COLUMBIA UNIVERSITY LIBRARIES & THE NEW YORK PUBLIC LIBRARY
Principal Institute Contact: Rob Davis
306 Lehman Library in the International Affairs Building) at 212 854-4701, or cell 646 824-6988. Home: 212 758-1727. E-mail: rhd2106@Columbia.edu
For more detailed information on the collections, please take a look at some of the Columbia University Libraries’ web pages, starting with: http://library.columbia.edu/ (just CTRL+click this and all subsequent links). The various categories in the drop-down menus will give you a sense of the collections and services available. Please explore!
For those of you who haven’t used Columbia’s collections before, our online public access catalog (OPAC) is known as Clio. You may search at: CLIO Advanced Search
For general reference inquiries and other helpful library info, visit Ask a Librarian
Instructions on how to print may be found here: http://www.columbia.edu/acis/facilities/printers/ninja.html
Once on campus, if you run into any circulation issues, you can contact Bill Sees, Head, Circulation & Support Services, Butler Library. email@example.com (212) 854-4734. Bill is in the Library Info Office, just inside the main entrance to Butler.
PLEASE NOTE: All items in Avery, Rare Books, Microforms, and reference are for use IN THE LIBRARY. Special handling and use procedures govern the use of Avery & Rare Books materials. You will be informed of any special procedures at the time of request.
If An Item is Offsite
Columbia, NYPL and Princeton share a purpose-built storage facility in New Jersey. Probably 50% of the Slavic and East European collection—and all of the Central Asian holdings are kept offsite, in climate-controlled high-density storage.
Usually, turn-around is two- to three business days for requests received before noon. Once on campus, you can request offsite items be delivered to Butler or Lehman, via CLIO.
I know how precious time is to Institute participants, so I am willing to submit a limited number of advance requests for offsite items that are ABSOLUTELY CRITICAL.
Aside from CLIO, our online public access catalogue, you will only be able to access Columbia’s vast e-resources ONSITE, and only from networked PCs in the libraries that do not require student privileges. You will not be able to access subscription e-resources from laptops, nor will you be able to use the PCs in the computer labs.
The good news is that there are MANY such networked machines available:
Butler: 61, in Rooms 208, 300, 301, 304, 307, 310, 401, 503, 601, 607, 658, and Stacks 2-5, 7-8, and 10-12.
Lehman: 10, in Rooms 200, 300, 301, 309, 327.
Avery: 15 networked PCs, in Rooms 100, 200, 213, and 300.
Starr East Asian: 10 in Room 300.
There are several tools that can make your life easier when navigating the sea of databases available at Columbia. I’ll mention a few of these at the orientation on June 13, but it may be best if I sit down with small groups or one-on-one in the afternoons to give a quick overview.
Summer Library Hours
Please note the hours below. In general, Butler is accessible seven days a week, fairly late into the evening. Those of you needing materials in other campus libraries (especially those closed all weekend or on Sundays) will need to plan accordingly.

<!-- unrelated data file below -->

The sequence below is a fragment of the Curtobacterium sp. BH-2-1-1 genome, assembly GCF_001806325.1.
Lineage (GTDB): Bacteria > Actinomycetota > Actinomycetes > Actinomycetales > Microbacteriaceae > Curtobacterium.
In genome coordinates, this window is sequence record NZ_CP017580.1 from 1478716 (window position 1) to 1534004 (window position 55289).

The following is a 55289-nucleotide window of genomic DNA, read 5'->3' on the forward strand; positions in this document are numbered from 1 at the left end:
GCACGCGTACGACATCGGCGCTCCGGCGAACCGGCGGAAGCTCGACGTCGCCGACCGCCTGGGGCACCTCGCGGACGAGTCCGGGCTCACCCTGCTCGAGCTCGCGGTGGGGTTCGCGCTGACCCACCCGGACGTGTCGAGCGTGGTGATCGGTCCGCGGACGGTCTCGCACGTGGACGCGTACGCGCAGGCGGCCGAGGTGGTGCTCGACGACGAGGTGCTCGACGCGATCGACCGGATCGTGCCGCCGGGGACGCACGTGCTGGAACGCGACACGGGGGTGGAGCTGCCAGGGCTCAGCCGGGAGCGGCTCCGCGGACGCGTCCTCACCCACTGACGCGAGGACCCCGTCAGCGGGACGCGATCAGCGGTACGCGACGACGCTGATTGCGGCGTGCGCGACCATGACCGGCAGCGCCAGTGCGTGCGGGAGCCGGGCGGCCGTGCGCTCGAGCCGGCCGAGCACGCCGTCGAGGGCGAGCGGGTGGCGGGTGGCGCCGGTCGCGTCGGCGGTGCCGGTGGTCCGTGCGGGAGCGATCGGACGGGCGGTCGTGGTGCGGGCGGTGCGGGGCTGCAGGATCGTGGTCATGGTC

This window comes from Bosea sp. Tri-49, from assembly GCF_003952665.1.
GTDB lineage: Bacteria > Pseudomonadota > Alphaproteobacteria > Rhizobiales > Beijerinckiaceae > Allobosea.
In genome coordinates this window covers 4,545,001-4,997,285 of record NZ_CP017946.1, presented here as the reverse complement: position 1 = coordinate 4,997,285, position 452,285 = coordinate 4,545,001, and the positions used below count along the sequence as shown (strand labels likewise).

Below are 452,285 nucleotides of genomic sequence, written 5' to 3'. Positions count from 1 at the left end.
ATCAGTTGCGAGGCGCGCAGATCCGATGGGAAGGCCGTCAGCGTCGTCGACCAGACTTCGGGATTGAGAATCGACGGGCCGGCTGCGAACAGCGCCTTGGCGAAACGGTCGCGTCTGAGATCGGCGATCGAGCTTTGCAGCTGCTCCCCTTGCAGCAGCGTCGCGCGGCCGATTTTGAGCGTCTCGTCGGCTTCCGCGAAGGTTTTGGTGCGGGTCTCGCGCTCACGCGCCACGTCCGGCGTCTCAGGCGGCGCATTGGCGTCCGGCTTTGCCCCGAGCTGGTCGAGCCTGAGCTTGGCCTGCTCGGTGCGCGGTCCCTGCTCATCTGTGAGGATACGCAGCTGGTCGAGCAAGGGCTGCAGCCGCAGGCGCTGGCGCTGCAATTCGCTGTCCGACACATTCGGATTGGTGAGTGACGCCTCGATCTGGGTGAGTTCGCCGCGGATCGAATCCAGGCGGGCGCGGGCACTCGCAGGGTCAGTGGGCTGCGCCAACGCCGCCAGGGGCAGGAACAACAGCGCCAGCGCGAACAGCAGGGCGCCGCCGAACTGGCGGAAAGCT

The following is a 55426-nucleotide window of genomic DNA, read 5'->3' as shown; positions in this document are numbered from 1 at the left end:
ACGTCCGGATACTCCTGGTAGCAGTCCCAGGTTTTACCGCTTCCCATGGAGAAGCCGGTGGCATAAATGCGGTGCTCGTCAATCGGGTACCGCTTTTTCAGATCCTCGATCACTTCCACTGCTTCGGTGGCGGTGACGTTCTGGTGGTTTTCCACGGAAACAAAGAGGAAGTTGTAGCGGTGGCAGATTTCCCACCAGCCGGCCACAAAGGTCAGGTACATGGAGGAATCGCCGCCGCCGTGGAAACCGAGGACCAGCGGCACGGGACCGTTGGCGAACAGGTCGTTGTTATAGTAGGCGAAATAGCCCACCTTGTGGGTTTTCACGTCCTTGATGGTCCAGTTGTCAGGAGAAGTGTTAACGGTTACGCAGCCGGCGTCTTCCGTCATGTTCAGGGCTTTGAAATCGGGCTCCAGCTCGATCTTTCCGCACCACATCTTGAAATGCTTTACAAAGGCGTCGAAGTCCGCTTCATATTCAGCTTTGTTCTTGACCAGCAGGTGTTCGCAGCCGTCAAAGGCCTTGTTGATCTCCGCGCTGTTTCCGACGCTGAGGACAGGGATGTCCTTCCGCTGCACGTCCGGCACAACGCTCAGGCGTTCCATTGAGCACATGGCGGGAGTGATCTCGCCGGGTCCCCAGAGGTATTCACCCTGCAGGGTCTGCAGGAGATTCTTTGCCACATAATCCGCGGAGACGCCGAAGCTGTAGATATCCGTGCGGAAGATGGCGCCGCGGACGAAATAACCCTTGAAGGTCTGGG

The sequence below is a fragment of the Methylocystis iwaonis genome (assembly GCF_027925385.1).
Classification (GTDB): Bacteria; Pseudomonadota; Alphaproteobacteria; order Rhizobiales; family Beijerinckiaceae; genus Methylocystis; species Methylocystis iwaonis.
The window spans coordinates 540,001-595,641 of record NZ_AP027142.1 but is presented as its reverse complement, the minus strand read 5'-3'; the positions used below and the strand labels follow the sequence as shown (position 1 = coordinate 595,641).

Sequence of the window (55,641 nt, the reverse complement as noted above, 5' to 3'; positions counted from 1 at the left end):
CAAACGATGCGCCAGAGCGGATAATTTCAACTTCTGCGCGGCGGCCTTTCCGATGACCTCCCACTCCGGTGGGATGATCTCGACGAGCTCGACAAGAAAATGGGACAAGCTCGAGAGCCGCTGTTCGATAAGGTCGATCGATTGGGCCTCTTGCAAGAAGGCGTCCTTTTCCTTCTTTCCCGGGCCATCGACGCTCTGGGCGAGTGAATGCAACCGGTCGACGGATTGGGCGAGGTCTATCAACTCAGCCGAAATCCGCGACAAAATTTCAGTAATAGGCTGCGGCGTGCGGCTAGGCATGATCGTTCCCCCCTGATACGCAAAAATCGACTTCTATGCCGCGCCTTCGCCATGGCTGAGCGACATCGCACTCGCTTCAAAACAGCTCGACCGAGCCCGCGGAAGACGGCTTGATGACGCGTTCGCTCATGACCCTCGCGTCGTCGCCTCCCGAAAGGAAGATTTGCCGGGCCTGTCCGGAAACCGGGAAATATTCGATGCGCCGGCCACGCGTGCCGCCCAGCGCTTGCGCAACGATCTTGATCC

There are some 22 libraries making up the Columbia University Libraries (CUL), plus the separate Law School and Teachers College (TC) Libraries. All have quiet study spaces, group work spaces, and networked computers. All are accessible to you (although borrowing privileges are limited to the 22 CUL units, not Law, TC, or Jewish Theological). I would recommend, for example, checking out the new Science & Engineering Library on the northwest corner of the Morningside campus. Their hours are posted at Columbia University Library | Library Hours
Butler Library. (Map #6) Link: Butler Library
Monday-Thursday 9 AM-11 PM;
Friday 9 AM-9 PM;
Saturday 11 AM-6 PM;
Sunday Noon-7 PM.
Contact for REFERENCE: Karen Green (Rm. 309C) firstname.lastname@example.org 212 854 3031
Within Butler, the following units have separate hours:
Butler Media Center (208B; for non-circulating video viewing), and Butler Reserves (Rm. 208, for items on course reserve) Link: Butler Media Center
Monday-Friday 9 AM-9 PM;
Saturday 11 AM-6 PM;
Rare Books & Manuscripts (6th Floor NE) Link: Rare Book & Manuscript Library
Monday-Friday 9 AM-4:45 PM
Saturday & Sunday CLOSED
**Bakhmeteff: Tanya Chebotarev tc241@Columbia.edu, 212 854-3986
Rare Books: Jane Siegel email@example.com 212 854 8482
**On the Bakhmeteff Archive, follow this link Bakhmeteff Archive of Russian & East European Culture
Lehman Social Sciences Library. International Affairs Building (Map #1. Enter at 117th & Amsterdam, turn left, left at the courtyard, down the stairs, two levels) Link: Lehman Social Sciences Library
Monday-Thursday 9 AM-9PM
Friday 9AM-5 PM
Within Lehman, the following unit has separate hours:
Avery Library. Avery Hall (Map #2. You enter at ground level, into a large reading room. All book request desks, reference staff, and Avery Classics–rare books–are on the next level down). Link: Avery Architectural & Fine Arts Library
Architecture: Christine Sala firstname.lastname@example.org +1 212 854 4629
Fine Arts: Paula Gabbard email@example.com 212 854 6745
*Drawings& Archives: Janet Parks firstname.lastname@example.org 212 854 6738
*Avery Classics: Carole Ann Fabian email@example.com 212 854 3068